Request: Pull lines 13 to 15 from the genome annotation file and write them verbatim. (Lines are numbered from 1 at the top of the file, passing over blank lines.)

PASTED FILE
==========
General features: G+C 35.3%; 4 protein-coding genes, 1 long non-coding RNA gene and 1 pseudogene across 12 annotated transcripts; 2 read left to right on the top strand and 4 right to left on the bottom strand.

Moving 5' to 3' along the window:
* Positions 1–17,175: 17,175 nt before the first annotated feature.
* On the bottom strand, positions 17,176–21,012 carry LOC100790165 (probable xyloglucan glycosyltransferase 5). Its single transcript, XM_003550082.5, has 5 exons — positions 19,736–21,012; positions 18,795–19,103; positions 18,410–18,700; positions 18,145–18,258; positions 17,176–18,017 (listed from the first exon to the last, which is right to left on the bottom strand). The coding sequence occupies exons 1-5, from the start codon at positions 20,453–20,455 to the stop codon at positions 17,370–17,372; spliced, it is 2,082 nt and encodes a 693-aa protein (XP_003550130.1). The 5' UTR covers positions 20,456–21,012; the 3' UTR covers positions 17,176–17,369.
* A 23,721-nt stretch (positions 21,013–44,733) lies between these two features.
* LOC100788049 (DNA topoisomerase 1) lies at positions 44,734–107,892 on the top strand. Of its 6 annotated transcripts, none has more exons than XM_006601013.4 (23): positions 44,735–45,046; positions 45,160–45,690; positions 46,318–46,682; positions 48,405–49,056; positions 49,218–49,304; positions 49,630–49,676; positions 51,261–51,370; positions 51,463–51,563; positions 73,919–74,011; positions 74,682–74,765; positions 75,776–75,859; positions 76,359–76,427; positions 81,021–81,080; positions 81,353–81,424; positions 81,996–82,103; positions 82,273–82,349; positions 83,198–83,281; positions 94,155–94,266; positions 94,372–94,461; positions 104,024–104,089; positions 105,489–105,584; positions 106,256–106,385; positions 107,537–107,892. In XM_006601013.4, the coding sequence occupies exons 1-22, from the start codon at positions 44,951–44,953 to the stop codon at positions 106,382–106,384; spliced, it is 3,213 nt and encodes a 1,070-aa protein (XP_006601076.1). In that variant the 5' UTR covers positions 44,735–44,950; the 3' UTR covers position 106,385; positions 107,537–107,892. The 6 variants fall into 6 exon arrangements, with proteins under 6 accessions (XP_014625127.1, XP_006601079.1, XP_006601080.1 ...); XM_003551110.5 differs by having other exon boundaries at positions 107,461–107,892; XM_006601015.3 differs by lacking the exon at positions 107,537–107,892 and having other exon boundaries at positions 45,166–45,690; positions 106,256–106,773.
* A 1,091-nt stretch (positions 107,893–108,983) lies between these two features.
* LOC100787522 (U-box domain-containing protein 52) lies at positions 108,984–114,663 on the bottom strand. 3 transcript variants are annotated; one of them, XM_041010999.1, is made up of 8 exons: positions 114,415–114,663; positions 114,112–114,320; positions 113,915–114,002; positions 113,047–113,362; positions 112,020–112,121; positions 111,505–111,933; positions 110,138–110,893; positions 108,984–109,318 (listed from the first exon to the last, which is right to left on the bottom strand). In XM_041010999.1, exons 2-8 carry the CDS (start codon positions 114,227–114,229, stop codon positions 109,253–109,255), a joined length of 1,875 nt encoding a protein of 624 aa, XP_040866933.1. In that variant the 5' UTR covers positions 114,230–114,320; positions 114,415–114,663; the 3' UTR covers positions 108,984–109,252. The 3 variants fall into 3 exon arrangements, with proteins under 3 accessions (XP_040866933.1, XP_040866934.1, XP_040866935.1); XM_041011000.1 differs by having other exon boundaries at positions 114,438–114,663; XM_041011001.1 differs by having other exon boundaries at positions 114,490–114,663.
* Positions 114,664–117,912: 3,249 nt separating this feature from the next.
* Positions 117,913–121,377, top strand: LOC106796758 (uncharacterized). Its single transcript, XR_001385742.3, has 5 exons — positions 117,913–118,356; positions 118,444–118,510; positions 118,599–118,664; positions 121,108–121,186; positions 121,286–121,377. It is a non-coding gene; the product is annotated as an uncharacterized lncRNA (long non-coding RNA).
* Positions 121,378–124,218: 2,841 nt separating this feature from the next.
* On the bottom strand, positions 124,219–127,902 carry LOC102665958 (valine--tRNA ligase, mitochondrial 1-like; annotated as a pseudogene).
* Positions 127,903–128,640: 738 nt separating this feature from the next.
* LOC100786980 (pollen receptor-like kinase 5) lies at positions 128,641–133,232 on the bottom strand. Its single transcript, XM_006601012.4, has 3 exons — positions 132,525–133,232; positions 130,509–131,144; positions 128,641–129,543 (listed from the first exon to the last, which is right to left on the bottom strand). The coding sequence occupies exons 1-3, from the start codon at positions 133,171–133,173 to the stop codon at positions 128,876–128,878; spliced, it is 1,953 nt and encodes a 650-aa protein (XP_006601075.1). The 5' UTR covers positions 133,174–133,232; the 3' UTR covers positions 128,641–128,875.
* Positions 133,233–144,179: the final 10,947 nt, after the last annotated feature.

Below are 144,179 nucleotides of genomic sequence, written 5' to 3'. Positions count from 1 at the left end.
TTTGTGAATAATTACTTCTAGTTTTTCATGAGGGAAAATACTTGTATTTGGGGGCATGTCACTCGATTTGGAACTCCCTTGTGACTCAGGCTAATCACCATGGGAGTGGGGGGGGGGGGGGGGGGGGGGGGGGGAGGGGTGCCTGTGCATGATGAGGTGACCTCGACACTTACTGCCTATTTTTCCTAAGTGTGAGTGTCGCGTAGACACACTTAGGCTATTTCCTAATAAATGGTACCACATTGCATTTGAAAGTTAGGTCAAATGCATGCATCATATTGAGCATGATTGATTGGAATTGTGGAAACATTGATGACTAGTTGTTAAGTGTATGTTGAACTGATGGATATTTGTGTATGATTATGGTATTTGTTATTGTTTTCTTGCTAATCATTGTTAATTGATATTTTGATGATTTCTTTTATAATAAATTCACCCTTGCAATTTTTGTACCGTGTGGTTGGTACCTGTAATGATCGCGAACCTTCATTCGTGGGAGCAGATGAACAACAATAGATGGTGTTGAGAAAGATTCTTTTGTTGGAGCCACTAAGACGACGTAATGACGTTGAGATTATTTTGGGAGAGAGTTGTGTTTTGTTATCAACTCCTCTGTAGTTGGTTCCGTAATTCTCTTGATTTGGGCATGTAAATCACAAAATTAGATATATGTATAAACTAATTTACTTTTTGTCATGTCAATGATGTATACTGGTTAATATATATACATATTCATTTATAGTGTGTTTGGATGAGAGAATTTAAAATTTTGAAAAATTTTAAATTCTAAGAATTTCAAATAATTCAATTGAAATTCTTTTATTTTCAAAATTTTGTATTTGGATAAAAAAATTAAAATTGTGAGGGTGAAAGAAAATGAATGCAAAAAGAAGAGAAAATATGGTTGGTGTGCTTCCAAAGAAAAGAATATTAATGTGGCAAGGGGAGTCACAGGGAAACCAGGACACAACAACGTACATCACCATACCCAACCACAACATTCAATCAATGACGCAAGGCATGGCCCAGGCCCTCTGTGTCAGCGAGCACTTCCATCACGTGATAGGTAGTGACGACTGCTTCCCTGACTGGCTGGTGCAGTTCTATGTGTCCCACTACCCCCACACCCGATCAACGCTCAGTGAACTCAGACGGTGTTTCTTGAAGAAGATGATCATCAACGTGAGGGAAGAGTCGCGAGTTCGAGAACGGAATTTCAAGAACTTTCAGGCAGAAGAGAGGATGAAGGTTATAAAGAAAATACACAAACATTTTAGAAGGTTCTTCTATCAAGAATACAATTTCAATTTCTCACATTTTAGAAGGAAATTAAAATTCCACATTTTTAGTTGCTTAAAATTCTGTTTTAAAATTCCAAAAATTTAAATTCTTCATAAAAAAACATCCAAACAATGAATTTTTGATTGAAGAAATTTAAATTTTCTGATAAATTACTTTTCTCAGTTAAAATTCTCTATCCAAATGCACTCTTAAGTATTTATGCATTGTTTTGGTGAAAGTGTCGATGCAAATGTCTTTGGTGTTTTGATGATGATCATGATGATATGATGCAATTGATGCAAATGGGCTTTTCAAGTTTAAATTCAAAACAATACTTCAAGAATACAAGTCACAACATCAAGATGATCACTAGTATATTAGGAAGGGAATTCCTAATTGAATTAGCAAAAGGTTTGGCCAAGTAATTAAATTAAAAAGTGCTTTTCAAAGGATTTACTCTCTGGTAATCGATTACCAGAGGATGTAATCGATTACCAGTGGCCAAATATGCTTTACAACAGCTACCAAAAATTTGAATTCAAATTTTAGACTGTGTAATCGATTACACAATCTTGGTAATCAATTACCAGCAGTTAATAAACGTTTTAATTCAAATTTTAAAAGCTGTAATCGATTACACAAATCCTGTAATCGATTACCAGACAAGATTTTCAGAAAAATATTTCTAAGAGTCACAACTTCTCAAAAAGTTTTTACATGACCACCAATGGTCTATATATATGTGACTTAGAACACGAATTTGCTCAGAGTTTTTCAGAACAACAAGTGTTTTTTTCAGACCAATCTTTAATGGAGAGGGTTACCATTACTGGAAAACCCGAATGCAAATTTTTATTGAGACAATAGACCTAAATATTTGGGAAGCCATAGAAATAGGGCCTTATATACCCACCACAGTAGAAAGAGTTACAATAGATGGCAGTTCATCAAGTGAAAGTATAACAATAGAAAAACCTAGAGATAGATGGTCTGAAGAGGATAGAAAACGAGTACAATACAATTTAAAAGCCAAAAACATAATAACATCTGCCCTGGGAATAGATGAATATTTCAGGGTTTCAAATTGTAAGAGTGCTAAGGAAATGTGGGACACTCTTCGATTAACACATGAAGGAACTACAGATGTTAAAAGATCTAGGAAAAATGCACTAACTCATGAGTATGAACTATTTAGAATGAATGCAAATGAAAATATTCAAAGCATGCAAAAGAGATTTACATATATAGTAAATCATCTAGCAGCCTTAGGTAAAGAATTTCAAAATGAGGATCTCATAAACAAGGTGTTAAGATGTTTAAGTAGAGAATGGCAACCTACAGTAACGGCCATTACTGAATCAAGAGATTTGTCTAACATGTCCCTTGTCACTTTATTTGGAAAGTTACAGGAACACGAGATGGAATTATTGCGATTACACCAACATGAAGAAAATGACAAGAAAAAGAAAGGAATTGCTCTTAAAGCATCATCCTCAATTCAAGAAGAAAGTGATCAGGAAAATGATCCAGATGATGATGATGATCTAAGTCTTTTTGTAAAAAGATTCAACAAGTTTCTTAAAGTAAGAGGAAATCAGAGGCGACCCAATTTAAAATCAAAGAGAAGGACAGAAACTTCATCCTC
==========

* Positions 127,903–128,640: 738 nt separating this feature from the next.
* LOC100786980 (pollen receptor-like kinase 5) lies at positions 128,641–133,232 on the bottom strand. Its single transcript, XM_006601012.4, has 3 exons — positions 132,525–133,232; positions 130,509–131,144; positions 128,641–129,543 (listed from the first exon to the last, which is right to left on the bottom strand). The coding sequence occupies exons 1-3, from the start codon at positions 133,171–133,173 to the stop codon at positions 128,876–128,878; spliced, it is 1,953 nt and encodes a 650-aa protein (XP_006601075.1). The 5' UTR covers positions 133,174–133,232; the 3' UTR covers positions 128,641–128,875.
* Positions 133,233–144,179: the final 10,947 nt, after the last annotated feature.